Vinnie Mehta, director general, ACMA, added, “The automotive industry has been advocating vehicle scrappage since the past few years and we need to be more conscious of the environmental issues. We'll do our best to shield the future generations.”
ELV technical sessions
The day-long conference also saw detailed technical sessions with industry and regulatory experts projecting the current scenario and the way forward, while also showcasing learnings from other economies.
Throwing light on the CPCB guidelines for environmentally sound management of end-of-life vehicles, Dr Bharat Kumar Sharma, additional director, CPCB, stated, “With rapidly increasing number of vehicles on roads, the proper management, treatment and disposal of vehicles at their end-of-life becomes a pressing problem. The components present in these ELVs pose hazard to the environment as well as human health. Thus, at present we require a proper approach for an ‘environmentally sound management’ of ELVs in India. At the moment, the ELV recycling sector is lacking an enabling framework.”
The second technical session focused on implementation of relevant provisions of national and international regulations. Explaining the salient features and implementation issues of MSIHC rules, 1989, HOW(M&TM) rules, 2016 in the automotive sector, Dr Sharath Pallerla, director, ministry of environments, said, “These rules apply to an industrial activity in which a hazardous chemical may be involved. It is important to deal with the safety and environmental aspects associated with hazardous chemicals in the automotive sector so that the authorities can be well-prepared in case of an emergency.”
According to Dr A N Vaidya, NEERI, who spoke in detail about the implementation and challenges of international obligations in the recovery and recycling of hazardous chemicals in the automotive sector, “Automotive industry deals with many regulations. We need to recognise the adverse impact of chemicals on the environment and human health, and take feasible actions to combat it. The aim is to have international integrations in the recovery and recycling of chemicals in the automotive sector.” He further spoke on how international regulations function under different annexures.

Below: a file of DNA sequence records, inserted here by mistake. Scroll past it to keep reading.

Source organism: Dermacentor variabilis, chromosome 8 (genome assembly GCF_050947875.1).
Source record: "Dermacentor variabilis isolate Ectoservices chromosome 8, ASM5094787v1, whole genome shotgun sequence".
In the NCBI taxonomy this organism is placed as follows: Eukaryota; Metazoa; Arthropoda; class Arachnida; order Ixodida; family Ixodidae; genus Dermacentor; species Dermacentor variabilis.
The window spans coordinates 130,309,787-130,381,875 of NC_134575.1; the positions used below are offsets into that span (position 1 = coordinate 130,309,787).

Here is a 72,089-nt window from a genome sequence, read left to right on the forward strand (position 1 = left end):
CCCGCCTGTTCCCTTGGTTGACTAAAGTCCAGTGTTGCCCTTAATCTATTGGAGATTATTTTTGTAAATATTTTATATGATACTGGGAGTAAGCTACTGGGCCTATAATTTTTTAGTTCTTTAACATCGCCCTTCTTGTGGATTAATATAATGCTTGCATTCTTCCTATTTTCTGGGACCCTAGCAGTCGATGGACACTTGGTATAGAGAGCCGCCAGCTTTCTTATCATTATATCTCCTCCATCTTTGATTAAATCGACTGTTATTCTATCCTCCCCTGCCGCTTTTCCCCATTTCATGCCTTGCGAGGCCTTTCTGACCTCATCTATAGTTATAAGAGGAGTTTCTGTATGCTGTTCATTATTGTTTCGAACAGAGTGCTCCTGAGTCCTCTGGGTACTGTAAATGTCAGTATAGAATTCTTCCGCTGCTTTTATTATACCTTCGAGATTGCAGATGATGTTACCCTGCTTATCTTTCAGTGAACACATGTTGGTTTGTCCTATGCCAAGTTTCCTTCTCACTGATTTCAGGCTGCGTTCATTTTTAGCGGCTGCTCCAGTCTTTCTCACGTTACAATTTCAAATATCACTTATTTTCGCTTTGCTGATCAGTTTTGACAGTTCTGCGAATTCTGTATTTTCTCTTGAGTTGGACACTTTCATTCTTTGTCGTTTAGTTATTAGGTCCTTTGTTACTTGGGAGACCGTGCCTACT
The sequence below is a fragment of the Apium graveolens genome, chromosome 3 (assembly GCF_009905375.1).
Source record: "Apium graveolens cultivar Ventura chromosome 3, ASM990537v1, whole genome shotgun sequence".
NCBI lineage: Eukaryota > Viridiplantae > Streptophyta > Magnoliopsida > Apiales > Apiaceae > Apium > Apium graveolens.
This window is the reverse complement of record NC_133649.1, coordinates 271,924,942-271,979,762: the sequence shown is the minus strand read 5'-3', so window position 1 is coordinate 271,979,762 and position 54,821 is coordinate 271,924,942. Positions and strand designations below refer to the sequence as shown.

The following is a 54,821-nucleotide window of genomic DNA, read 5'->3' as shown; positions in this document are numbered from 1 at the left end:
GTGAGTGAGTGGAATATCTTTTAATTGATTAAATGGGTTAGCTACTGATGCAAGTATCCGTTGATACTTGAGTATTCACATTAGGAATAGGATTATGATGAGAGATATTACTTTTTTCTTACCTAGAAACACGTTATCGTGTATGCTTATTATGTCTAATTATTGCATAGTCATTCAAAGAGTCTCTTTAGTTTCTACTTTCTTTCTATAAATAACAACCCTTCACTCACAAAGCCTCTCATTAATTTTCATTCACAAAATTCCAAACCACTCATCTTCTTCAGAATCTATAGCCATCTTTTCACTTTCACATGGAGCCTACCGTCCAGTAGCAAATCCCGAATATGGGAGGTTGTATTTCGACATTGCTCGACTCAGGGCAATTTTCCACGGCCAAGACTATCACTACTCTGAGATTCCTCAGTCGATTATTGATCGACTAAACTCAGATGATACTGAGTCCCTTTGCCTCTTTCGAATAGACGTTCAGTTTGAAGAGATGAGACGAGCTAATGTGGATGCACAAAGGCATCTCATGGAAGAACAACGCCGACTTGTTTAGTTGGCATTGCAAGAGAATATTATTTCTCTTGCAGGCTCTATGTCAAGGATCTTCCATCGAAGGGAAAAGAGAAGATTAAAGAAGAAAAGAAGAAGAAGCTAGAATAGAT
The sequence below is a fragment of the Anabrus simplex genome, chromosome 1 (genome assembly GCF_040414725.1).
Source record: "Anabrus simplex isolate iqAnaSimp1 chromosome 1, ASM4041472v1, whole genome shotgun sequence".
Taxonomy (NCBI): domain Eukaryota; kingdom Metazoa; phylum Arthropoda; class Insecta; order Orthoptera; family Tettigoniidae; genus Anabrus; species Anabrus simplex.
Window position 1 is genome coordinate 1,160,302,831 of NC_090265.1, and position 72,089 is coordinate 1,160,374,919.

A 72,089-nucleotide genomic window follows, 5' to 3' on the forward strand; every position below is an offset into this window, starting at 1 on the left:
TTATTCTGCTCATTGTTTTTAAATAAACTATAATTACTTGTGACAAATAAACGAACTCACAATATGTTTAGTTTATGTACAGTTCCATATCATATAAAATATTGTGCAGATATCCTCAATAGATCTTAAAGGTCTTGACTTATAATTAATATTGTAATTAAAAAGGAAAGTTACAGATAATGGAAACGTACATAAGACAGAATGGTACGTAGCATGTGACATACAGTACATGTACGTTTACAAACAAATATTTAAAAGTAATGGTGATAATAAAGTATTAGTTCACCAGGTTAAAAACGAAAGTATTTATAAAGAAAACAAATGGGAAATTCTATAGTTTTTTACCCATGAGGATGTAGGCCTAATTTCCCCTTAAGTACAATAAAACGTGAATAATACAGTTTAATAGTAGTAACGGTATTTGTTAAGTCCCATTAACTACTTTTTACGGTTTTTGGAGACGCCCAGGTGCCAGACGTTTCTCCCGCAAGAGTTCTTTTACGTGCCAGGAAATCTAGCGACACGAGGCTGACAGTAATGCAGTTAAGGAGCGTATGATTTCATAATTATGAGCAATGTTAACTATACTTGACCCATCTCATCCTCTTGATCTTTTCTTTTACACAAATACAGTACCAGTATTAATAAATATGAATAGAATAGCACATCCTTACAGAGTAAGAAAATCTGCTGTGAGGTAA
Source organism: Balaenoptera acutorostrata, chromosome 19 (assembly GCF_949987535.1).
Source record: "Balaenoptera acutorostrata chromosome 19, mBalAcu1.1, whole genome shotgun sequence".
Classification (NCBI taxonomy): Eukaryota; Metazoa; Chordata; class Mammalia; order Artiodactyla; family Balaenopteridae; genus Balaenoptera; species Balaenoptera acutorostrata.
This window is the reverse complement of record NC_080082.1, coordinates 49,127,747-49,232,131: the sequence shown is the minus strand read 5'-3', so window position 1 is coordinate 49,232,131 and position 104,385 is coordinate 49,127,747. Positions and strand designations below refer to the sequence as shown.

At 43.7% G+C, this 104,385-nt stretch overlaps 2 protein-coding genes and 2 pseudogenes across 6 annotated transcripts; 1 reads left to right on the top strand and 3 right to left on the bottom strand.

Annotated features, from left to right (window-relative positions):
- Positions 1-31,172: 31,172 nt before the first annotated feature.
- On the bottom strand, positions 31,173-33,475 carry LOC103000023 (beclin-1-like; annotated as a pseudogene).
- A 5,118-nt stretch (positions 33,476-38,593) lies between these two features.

Summarising the sessions that took place through the day, Prashant K Banerjee, executive director (Tech), SIAM, said, “With substantial increase in the number of vehicles in India, our objective is to improve the air quality by focussing on IMDS regulations and vehicle recycling. Although it is being followed in many countries, there is a need to institutionalise the same in India. Through this conference, we have set the stage to have thoughtful discussions on the solutions related to vehicle recycling and how it can improve the air quality to great extent.”
Interestingly, while the government is accelerating its electric mobility drive and is also skipping an entire generation of emission norms to leapfrog to BS VI in the country, both of which direct towards its consciousness towards the environment, a large portion of the existing commercial vehicle fleet, both passenger and goods carriers, comprises old vehicles which are running on extended life.
However, with general elections to be held in a couple of months, it does not look like the government will clear a vehicle scrappage policy soon, given that it could impact a large number of enterprises and transporters across the country.